FiberMax is the No. 1 planted seed brand in the nation.
Bayer’s statements are based on the USDA Agricultural Marketing Service’s “Cotton Varieties Planted 2010 Crop” report.
In Arizona, the report says Deltapine varieties were planted on 53.1 percent of the acreage in 2010, followed by Bayer Crop Science with 38.7 percent, Phytogen with 5.2 percent of the acreage, and other brands at 3 percent.
Tony Salcido, Bayer CropScience’s Arizona field production manager, says Stoneville’s SP 4498 B2RF is the brand’s germplasm workhorse which has put the Stoneville name on the map in Arizona over the last five years.
“ST 4498 B2RF is very adaptable to all cotton-growing regions in Arizona,” Salcido said. “The variety has great seed vigor and requires fewer inputs to produce an excellent cotton crop.”
ST 4498 B2RF is a top yielder in Arizona. Salcido says Gila River Farms, located in the Gila River Indian Community in Sacaton in central Arizona, averaged 4.2 bales of cotton last year with the variety planted on 2,300 acres. More than 300 acres netted 5 bales or higher per acre.
“The fiber package in ST 4498 B2RF is premium quality with strength and length in the 36-37 range,” Salcido said. “Micronaire is in the 4.6 to 4.7 range.”
BCS’ ST 4288 B2F, a premium high-fiber variety, last year averaged 3.5 to 4 bales in Arizona commercial production, Salcido said. The variety is a good fit for all cotton-growing regions in the state.
In BCS’ FiberMax line, Salcido says FM 9170 B2F is also a good fit across Arizona. The variety is widely grown in Texas where the variety increased yields by 30 percent to 40 percent.
“FM 9170 B2F is very attractive to merchants,” Salcido said. “The variety has been grown in Arizona for two years with yields in the 3.5 to 4 bale/acre range statewide.”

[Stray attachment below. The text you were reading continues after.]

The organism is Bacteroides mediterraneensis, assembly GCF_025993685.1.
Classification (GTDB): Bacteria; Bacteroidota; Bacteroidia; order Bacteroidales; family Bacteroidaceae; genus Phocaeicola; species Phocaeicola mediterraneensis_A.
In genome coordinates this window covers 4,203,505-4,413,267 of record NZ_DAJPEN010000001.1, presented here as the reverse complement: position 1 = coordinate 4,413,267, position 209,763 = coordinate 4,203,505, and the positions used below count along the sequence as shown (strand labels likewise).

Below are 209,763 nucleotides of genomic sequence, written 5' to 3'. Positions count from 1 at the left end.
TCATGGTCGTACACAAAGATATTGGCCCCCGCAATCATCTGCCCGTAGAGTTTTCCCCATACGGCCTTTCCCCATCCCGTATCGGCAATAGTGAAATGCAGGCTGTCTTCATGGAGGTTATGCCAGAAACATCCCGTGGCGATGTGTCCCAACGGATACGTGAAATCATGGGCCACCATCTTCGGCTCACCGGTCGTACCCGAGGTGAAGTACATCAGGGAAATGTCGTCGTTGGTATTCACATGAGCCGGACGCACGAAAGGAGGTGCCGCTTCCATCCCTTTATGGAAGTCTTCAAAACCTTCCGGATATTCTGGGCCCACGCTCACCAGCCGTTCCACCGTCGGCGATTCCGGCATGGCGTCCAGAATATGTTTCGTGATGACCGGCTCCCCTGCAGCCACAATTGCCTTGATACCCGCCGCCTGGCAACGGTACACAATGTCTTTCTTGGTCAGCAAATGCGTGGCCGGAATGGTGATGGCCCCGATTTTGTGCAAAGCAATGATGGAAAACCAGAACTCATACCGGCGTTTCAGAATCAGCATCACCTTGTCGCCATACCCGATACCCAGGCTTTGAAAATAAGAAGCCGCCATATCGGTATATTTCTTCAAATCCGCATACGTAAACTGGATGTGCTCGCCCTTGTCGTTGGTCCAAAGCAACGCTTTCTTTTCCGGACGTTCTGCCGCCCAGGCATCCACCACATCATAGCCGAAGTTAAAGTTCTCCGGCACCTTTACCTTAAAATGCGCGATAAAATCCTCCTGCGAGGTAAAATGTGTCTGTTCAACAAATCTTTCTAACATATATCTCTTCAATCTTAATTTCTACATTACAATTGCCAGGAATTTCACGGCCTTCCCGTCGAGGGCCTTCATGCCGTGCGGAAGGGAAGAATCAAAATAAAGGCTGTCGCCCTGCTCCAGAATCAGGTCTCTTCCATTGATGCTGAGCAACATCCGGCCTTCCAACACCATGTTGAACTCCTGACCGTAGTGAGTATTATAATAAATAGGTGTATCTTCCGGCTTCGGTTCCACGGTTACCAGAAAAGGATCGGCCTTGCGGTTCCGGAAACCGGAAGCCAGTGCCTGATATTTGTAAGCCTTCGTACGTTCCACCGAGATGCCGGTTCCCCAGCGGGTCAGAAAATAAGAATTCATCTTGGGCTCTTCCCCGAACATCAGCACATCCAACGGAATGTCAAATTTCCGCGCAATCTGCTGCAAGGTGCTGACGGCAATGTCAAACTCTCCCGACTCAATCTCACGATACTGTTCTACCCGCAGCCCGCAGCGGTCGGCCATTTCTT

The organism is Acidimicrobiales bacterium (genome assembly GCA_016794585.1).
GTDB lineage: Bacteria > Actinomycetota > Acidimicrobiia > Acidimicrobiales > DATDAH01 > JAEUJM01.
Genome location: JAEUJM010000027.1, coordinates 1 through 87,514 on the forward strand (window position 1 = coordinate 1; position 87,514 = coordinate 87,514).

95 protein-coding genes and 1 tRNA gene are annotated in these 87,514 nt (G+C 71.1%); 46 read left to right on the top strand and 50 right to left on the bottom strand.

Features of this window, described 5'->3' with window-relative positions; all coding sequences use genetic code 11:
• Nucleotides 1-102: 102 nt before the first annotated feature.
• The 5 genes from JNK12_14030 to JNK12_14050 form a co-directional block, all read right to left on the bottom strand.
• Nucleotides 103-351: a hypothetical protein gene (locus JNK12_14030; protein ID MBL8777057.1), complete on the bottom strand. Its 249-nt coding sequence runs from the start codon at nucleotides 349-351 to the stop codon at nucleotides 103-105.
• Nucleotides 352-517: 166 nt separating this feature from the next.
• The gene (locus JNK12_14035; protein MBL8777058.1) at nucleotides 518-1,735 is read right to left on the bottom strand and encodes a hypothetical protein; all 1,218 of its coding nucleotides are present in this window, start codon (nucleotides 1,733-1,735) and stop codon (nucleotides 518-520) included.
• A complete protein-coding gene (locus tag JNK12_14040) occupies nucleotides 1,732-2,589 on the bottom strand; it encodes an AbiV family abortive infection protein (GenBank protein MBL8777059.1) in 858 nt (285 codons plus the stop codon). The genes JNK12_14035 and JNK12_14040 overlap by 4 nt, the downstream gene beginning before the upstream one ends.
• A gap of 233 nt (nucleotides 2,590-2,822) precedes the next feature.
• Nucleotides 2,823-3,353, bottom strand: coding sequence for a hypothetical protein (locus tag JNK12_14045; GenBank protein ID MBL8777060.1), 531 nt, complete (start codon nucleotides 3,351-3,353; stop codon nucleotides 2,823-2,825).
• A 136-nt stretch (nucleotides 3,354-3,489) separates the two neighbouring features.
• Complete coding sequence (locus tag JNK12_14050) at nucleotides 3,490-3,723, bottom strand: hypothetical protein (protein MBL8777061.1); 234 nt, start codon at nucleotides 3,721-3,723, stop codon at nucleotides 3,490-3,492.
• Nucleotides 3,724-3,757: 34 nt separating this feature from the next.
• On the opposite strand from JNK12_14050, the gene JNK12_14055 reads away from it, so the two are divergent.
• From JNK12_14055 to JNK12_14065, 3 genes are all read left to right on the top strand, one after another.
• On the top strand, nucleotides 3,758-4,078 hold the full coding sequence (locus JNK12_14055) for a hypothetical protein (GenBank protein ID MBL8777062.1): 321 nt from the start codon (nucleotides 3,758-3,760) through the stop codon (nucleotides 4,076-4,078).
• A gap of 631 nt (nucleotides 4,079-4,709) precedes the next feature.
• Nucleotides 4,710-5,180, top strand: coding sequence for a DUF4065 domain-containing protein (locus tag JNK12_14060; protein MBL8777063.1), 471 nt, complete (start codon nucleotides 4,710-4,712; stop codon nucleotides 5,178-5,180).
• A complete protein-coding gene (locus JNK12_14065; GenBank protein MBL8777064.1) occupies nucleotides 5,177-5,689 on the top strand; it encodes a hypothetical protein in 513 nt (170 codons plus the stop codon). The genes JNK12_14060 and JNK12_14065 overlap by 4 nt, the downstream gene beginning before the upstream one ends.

On the technology front, Salcido says BCS will release GlyTol, a single gene glyphosate-resistant trait in 2011 in its FiberMax FM 9101 GT and FM 9103 GT varieties.
“GlyTol is designed to give growers a choice as an over-the-top herbicide treatment designed to control the broadleaf weed spectrum,” Salcido said.
Increase in cotton acreage
Salcido predicts Arizona cotton acreage could increase 20 percent to 30 percent in 2011 based on his conversations with growers. A respected Arizona leader attending the Deltapine field day predicted 20 percent more cotton acres next year.
Third-generation farmer Donny England planted 2,400 acres of cotton this year; about 50 percent each in Deltapine and BCS’ Stoneville varieties.
“I plant Deltapine on tighter, sandier ground where we have trouble getting enough plant size,” England said. “Our backbone variety is DP 164 B2RF which is grown in tougher ground. It gets a good stock to support a really good load. The variety is a little more forgiving when water availability is an issue.”
England is now considering Class of 09 and 10 varieties, plus some experimental varieties. On $1 cotton prices, England noted, “It’s a scary situation; it’s almost too good to be true.”
Adam Hatley and his father Sonny, cotton growers, Associated Farms, Scottsdale, Ariz., planted the majority of their 2,300 acre cotton crop this year in Deltapine 164 B2RF, Stoneville 4498 B2RF and Phytogen 375 WRF.
“The Phytogen 375 has been the most consistent variety,” Adam Hatley said. “It got off to a good start and has carried that energy throughout the season.”
Dwayne Alford, manager, Yuco Gin, Yuma, said Yuma area cotton yields were averaging about 3-plus bales/acre. Cotton quality is excellent with low aflatoxin levels in the seed.